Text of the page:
Need help with home networking

ellessebeeDecember 4, 2013

Just completed a tear down/rebuild and find the wiring is inadequate. None of our professionals addressed this and we didn't know enough, so we got no dedicated ethernet or speaker wiring. Just coax in locations where we thought we might want to watch TV and 4 cat5 cables from basement to locations intended for telephone service. We expected to use WIFI and never thought about needing ethernet connections. Now we find that - probably because of the radiant heat panels we installed in the floors throughout - we have very poor WIFI signals. We bought a new router but it doesn't really make a difference. When we put the router and modem in a high, central location, we have good service to about 60% of the desired coverage area, but it means abandoning the cat5 from the modem to the phone jacks. We converted these cables to ethernet and put the modem and router in the basement sending ethernet through the cables but we get WIFI only to the room directly above the router. We can run some additional ethernet cables for computers, but still need WIFI for wireless devices and comfortable mobility in the rest of the house. We would like to have it in the yard, as well - we did before the rebuild. Because of the radiant heat and insulation we are limited in how we can run wires at this point. We are looking for ideas and are prepared to invest in multiple routers or access points, repeaters/network extenders, switches etc. but we're not knowledgeable and can't find a pro who seems confident. At this point, it's running more wires that is the hard part. Any thoughts on the best way to approach this - or to selecting a pro who could take on the job? Thanks.

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I understand the problem you're having but I'm not sure I follow what you've tried as remedies. It's not clear to me where your modem is located.

There are two types of devices that might help:
1) Ethernet over Coax devices do just what it says. This uses coax cable for the same result as if it were cat5
2)Homeplug devices, which similarly use your house's electrical wiring to send signals.

Using these, you could have a wireless access point at the far end to originate wifi signals. You could have a different access point on each level of the house. If you do this, you need to be sure that the signal path is something like the following

Modem connected by ethernet wire to ===>Router without wifi====>connected by ethernet wire to Homeplug or ethernet over coax===>Wire===>second homeplug or ethernet devices===>connected by ethernet wire to a wireless access point (WAP) that broadcasts a wifi signal.

WAPs are sold just as standalone devices. Alternatively, you can use an old or unused router BUT FIRST you need to turn off the DHCP function of that second router so that it just broadcasts a signal and does no "Routing". Otherwise, you'll have a mess.

    Bookmark   December 7, 2013 at 1:17PM
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Running ethernet wires in any house is relatively easy IF one has proper tools. I also do not understand the complication of a wire from modem to phone jack. That should also be trivial. Electricians have even better tools to do it.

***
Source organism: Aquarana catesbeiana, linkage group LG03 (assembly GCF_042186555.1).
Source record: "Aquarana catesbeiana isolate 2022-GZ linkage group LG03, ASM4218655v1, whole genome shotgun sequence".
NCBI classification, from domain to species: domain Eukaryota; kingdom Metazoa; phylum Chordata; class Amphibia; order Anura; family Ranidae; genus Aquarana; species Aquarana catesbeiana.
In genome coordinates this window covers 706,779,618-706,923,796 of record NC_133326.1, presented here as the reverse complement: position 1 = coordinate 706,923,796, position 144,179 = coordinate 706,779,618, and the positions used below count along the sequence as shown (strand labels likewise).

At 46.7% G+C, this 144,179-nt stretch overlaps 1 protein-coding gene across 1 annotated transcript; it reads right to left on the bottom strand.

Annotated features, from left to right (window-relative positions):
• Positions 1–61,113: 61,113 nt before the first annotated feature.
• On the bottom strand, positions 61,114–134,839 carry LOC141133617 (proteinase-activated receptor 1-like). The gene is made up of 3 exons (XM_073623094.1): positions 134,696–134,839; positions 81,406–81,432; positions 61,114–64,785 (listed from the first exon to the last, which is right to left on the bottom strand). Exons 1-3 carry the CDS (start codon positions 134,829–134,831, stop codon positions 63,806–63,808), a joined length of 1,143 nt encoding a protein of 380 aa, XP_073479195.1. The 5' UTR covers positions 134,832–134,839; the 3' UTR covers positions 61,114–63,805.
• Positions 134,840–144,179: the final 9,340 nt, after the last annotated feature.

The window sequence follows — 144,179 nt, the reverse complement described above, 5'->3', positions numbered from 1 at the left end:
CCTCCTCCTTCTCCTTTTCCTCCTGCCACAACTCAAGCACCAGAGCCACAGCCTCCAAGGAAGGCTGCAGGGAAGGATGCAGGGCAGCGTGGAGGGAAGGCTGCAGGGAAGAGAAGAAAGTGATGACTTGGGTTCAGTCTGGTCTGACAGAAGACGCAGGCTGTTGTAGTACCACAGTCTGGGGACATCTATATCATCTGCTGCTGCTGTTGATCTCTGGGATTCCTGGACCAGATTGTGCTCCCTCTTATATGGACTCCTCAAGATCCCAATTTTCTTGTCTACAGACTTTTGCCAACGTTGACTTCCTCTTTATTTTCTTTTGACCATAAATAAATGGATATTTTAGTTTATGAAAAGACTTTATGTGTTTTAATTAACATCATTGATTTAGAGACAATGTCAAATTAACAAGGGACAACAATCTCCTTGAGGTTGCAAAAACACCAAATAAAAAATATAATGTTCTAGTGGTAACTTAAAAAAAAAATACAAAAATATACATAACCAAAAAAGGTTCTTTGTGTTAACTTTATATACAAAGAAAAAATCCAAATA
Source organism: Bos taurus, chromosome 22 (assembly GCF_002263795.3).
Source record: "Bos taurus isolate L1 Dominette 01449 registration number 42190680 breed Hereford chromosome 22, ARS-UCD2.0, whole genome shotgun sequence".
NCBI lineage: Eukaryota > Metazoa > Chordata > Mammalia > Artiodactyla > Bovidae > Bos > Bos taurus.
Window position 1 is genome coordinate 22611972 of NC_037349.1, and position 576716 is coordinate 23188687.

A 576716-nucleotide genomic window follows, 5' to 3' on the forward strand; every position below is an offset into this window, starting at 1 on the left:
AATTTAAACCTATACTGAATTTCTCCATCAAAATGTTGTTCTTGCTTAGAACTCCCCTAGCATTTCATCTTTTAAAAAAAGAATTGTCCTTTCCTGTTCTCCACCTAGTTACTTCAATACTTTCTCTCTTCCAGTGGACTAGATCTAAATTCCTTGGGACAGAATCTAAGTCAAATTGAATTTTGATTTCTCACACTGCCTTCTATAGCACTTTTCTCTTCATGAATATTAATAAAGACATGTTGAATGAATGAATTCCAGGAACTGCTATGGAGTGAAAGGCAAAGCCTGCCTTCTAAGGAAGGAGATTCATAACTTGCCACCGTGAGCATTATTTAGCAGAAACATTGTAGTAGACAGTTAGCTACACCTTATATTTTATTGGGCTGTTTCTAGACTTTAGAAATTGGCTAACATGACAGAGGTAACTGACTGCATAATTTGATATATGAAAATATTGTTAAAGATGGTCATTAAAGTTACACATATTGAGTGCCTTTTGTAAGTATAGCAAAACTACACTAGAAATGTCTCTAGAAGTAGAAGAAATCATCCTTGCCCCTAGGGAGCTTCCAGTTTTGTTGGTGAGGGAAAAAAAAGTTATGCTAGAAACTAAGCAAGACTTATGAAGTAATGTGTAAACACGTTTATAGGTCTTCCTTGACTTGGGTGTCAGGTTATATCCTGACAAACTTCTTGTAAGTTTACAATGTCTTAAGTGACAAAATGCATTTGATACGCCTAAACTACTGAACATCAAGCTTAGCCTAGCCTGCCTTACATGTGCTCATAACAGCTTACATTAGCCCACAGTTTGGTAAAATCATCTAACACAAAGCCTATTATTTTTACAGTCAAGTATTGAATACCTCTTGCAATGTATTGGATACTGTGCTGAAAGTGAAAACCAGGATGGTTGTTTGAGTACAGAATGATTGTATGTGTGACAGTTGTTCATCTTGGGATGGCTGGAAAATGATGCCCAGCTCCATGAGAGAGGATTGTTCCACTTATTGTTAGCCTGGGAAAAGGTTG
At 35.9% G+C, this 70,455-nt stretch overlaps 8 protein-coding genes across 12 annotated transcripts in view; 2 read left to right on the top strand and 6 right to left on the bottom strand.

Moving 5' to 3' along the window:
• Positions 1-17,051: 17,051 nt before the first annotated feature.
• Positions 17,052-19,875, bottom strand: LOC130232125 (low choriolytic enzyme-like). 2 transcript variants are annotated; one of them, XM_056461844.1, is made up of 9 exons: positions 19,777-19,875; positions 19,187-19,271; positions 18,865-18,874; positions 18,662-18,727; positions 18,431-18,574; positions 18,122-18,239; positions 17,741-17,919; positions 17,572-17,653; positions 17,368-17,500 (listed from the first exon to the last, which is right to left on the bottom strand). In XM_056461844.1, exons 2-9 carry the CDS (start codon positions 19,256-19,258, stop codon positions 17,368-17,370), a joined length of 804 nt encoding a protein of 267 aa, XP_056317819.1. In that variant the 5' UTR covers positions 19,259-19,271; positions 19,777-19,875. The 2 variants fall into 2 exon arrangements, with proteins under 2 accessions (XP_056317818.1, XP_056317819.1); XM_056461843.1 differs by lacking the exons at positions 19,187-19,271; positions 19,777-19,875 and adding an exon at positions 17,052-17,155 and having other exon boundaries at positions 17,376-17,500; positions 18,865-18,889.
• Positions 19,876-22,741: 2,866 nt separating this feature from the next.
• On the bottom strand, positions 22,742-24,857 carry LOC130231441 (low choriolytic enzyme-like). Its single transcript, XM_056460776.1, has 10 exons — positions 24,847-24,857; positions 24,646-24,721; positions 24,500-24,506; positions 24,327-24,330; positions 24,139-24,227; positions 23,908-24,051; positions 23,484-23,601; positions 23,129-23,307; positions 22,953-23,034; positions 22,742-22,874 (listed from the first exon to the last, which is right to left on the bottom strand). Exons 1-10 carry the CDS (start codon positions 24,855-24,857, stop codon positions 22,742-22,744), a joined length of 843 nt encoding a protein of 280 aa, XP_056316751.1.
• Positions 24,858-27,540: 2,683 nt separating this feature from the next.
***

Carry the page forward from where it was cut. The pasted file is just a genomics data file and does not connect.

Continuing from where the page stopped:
Locate ethernet jacks in various locations throughout the house. If that location cannot get Wifi, then attach an access point to the nearest ethernet port. That access point is simply another Wifi connection.

Good luck trying to get some salesman to understand what an access point is, in part, due to so many manufacturers using different phrases for the same device.

    Bookmark   December 8, 2013 at 12:57PM
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There are always multiple solutions to any question, but the devices I mentioned use existing wire runs and avoid the need for incremental effort and cost. I disagree with you, running new ethernet wiring in many houses can be difficult to impossible, my house is an example of that.

As to finding a salesman who understands what an access point is, to each his own, but I never have a problem with salesmen when buying gear from Amazon or Newegg.

    Bookmark   December 8, 2013 at 2:45PM
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I've had major problems staying connected to Wi-Fi in my home DSL network modem. At one point I've moved my DSL modem to upstairs to make networking work better and it turned out not to be so since I have multiple connections.

Network constantly disconnect: DirecTV/Cell Phone(s)/Computer(s) and Wii Console.

One Router should do the trick by keeping the ISP modem downstairs and the Router upstairs using the Ethernet 1 cat5 connection in the most central location in the upper part of home nearest most used room / window to your backyard.

Set up Guest Access through your ISP Gateway.
Split up and divide your home network between the ISP modem, Guest Access and Router. By doing this, your ISP Modem will not be over burden causing disconnection to your Home Network. I've been fighting with my Frontier Communication ISP for several months and finally got everything working after Linksys or Netgear Router was reinstalled.

Keep it simple!

ISP Modem (SSID "user name") *Toshiba*
Guest Access (SSID "Separate user name + Password") *Toshiba Guest*
Router (SSID "your user name + number") *Toshiba2*

Reset all connections in your home:
You should see all your Networking Connections (Toshiba, Toshiba Guest and Toshiba2)
TV's on Modem according to location in home.
PC on Router connection or modem location.
Cell Phones on Guests connection.

By doing this, your connectivity should improve!
Good luck, Larry.

    Bookmark   December 25, 2013 at 9:45AM
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